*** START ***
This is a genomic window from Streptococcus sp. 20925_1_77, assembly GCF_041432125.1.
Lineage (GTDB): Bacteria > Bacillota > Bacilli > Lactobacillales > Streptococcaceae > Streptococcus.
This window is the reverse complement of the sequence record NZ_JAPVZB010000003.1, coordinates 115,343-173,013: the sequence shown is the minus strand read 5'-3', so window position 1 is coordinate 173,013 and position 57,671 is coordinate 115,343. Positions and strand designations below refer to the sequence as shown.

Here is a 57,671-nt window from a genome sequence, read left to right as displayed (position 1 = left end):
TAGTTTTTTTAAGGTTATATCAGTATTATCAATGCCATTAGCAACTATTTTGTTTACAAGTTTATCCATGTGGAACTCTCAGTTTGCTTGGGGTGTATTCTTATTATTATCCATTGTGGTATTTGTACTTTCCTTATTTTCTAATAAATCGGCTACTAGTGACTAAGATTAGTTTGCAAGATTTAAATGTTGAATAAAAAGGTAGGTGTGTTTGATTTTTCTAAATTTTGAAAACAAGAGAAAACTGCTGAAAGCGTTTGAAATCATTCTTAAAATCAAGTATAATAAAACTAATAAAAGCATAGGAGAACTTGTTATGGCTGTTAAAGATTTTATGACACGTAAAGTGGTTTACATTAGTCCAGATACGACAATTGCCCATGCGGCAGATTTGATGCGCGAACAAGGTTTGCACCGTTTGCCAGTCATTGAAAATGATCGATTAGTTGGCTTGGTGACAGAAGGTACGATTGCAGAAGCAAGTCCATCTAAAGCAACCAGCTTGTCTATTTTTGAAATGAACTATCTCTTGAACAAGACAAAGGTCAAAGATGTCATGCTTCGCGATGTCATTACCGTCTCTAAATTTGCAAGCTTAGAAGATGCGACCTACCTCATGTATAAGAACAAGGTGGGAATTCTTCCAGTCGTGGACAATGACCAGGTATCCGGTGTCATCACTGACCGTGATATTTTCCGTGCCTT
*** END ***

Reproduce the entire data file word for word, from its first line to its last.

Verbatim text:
This is a genomic window from Streptococcus sp. 20925_1_77, assembly GCF_041432125.1.
Lineage (GTDB): Bacteria > Bacillota > Bacilli > Lactobacillales > Streptococcaceae > Streptococcus.
This window is the reverse complement of the sequence record NZ_JAPVZB010000003.1, coordinates 115,343-173,013: the sequence shown is the minus strand read 5'-3', so window position 1 is coordinate 173,013 and position 57,671 is coordinate 115,343. Positions and strand designations below refer to the sequence as shown.

Here is a 57,671-nt window from a genome sequence, read left to right as displayed (position 1 = left end):
TAGTTTTTTTAAGGTTATATCAGTATTATCAATGCCATTAGCAACTATTTTGTTTACAAGTTTATCCATGTGGAACTCTCAGTTTGCTTGGGGTGTATTCTTATTATTATCCATTGTGGTATTTGTACTTTCCTTATTTTCTAATAAATCGGCTACTAGTGACTAAGATTAGTTTGCAAGATTTAAATGTTGAATAAAAAGGTAGGTGTGTTTGATTTTTCTAAATTTTGAAAACAAGAGAAAACTGCTGAAAGCGTTTGAAATCATTCTTAAAATCAAGTATAATAAAACTAATAAAAGCATAGGAGAACTTGTTATGGCTGTTAAAGATTTTATGACACGTAAAGTGGTTTACATTAGTCCAGATACGACAATTGCCCATGCGGCAGATTTGATGCGCGAACAAGGTTTGCACCGTTTGCCAGTCATTGAAAATGATCGATTAGTTGGCTTGGTGACAGAAGGTACGATTGCAGAAGCAAGTCCATCTAAAGCAACCAGCTTGTCTATTTTTGAAATGAACTATCTCTTGAACAAGACAAAGGTCAAAGATGTCATGCTTCGCGATGTCATTACCGTCTCTAAATTTGCAAGCTTAGAAGATGCGACCTACCTCATGTATAAGAACAAGGTGGGAATTCTTCCAGTCGTGGACAATGACCAGGTATCCGGTGTCATCACTGACCGTGATATTTTCCGTGCCTT